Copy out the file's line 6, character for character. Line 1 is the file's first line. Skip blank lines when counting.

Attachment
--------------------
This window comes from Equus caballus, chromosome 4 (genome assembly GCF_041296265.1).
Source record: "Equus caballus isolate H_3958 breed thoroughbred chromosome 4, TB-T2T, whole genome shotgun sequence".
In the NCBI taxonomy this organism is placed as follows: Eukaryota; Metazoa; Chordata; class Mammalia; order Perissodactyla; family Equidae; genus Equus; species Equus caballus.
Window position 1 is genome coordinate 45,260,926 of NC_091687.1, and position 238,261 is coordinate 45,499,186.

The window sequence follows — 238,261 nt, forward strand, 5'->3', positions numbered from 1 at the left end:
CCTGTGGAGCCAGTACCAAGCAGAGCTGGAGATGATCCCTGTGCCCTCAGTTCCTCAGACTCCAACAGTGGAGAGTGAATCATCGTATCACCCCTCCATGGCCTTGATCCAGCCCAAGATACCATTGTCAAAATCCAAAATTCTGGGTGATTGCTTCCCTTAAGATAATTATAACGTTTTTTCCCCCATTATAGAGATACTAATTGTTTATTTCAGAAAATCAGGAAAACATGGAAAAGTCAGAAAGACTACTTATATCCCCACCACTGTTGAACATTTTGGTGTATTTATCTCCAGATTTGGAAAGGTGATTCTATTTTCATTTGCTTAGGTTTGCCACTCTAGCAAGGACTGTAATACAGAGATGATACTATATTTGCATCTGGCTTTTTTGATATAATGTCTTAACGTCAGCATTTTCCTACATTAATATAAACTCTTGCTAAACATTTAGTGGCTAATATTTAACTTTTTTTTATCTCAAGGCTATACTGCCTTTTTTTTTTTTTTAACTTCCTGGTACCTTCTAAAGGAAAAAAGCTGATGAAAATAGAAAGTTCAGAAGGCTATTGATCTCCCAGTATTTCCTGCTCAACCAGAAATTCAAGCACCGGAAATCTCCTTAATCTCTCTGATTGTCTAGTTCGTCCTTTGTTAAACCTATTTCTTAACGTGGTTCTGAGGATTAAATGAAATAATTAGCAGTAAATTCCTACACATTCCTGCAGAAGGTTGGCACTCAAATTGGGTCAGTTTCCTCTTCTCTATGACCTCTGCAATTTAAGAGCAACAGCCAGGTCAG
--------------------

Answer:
CCTGTGGAGCCAGTACCAAGCAGAGCTGGAGATGATCCCTGTGCCCTCAGTTCCTCAGACTCCAACAGTGGAGAGTGAATCATCGTATCACCCCTCCATGGCCTTGATCCAGCCCAAGATACCATTGTCAAAATCCAAAATTCTGGGTGATTGCTTCCCTTAAGATAATTATAACGTTTTTTCCCCCATTATAGAGATACTAATTGTTTATTTCAGAAAATCAGGAAAACATGGAAAAGTCAGAAAGACTACTTATATCCCCACCACTGTTGAACATTTTGGTGTATTTATCTCCAGATTTGGAAAGGTGATTCTATTTTCATTTGCTTAGGTTTGCCACTCTAGCAAGGACTGTAATACAGAGATGATACTATATTTGCATCTGGCTTTTTTGATATAATGTCTTAACGTCAGCATTTTCCTACATTAATATAAACTCTTGCTAAACATTTAGTGGCTAATATTTAACTTTTTTTTATCTCAAGGCTATACTGCCTTTTTTTTTTTTTTAACTTCCTGGTACCTTCTAAAGGAAAAAAGCTGATGAAAATAGAAAGTTCAGAAGGCTATTGATCTCCCAGTATTTCCTGCTCAACCAGAAATTCAAGCACCGGAAATCTCCTTAATCTCTCTGATTGTCTAGTTCGTCCTTTGTTAAACCTATTTCTTAACGTGGTTCTGAGGATTAAATGAAATAATTAGCAGTAAATTCCTACACATTCCTGCAGAAGGTTGGCACTCAAATTGGGTCAGTTTCCTCTTCTCTATGACCTCTGCAATTTAAGAGCAACAGCCAGGTCAG